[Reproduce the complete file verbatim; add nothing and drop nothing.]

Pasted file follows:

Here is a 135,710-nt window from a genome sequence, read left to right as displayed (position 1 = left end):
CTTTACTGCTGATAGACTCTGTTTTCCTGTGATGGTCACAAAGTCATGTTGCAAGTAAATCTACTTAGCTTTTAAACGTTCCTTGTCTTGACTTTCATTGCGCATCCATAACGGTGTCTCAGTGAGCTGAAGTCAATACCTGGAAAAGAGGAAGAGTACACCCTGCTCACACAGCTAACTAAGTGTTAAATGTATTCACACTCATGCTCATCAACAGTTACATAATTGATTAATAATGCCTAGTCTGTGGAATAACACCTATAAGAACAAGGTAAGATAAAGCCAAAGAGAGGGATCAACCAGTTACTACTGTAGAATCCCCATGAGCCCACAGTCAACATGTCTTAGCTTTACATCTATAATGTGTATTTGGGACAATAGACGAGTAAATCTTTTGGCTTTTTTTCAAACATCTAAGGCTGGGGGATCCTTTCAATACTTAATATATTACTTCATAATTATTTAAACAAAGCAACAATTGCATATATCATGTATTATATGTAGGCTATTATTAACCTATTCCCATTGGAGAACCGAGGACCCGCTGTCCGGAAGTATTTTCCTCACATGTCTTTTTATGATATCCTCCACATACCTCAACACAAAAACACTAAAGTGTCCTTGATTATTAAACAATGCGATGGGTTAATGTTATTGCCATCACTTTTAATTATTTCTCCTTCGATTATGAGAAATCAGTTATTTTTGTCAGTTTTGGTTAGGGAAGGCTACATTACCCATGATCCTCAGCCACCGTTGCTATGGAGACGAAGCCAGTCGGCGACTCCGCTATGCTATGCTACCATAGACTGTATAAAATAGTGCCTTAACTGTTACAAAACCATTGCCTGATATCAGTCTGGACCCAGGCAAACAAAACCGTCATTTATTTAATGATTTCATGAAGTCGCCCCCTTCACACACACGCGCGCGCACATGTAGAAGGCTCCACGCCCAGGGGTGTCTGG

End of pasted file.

Here is a 135,710-nt window from a genome sequence, read left to right as displayed (position 1 = left end):
CTTTACTGCTGATAGACTCTGTTTTCCTGTGATGGTCACAAAGTCATGTTGCAAGTAAATCTACTTAGCTTTTAAACGTTCCTTGTCTTGACTTTCATTGCGCATCCATAACGGTGTCTCAGTGAGCTGAAGTCAATACCTGGAAAAGAGGAAGAGTACACCCTGCTCACACAGCTAACTAAGTGTTAAATGTATTCACACTCATGCTCATCAACAGTTACATAATTGATTAATAATGCCTAGTCTGTGGAATAACACCTATAAGAACAAGGTAAGATAAAGCCAAAGAGAGGGATCAACCAGTTACTACTGTAGAATCCCCATGAGCCCACAGTCAACATGTCTTAGCTTTACATCTATAATGTGTATTTGGGACAATAGACGAGTAAATCTTTTGGCTTTTTTTCAAACATCTAAGGCTGGGGGATCCTTTCAATACTTAATATATTACTTCATAATTATTTAAACAAAGCAACAATTGCATATATCATGTATTATATGTAGGCTATTATTAACCTATTCCCATTGGAGAACCGAGGACCCGCTGTCCGGAAGTATTTTCCTCACATGTCTTTTTATGATATCCTCCACATACCTCAACACAAAAACACTAAAGTGTCCTTGATTATTAAACAATGCGATGGGTTAATGTTATTGCCATCACTTTTAATTATTTCTCCTTCGATTATGAGAAATCAGTTATTTTTGTCAGTTTTGGTTAGGGAAGGCTACATTACCCATGATCCTCAGCCACCGTTGCTATGGAGACGAAGCCAGTCGGCGACTCCGCTATGCTATGCTACCATAGACTGTATAAAATAGTGCCTTAACTGTTACAAAACCATTGCCTGATATCAGTCTGGACCCAGGCAAACAAAACCGTCATTTATTTAATGATTTCATGAAGTCGCCCCCTTCACACACACGCGCGCGCACATGTAGAAGGCTCCACGCCCAGGGGTGTCTGG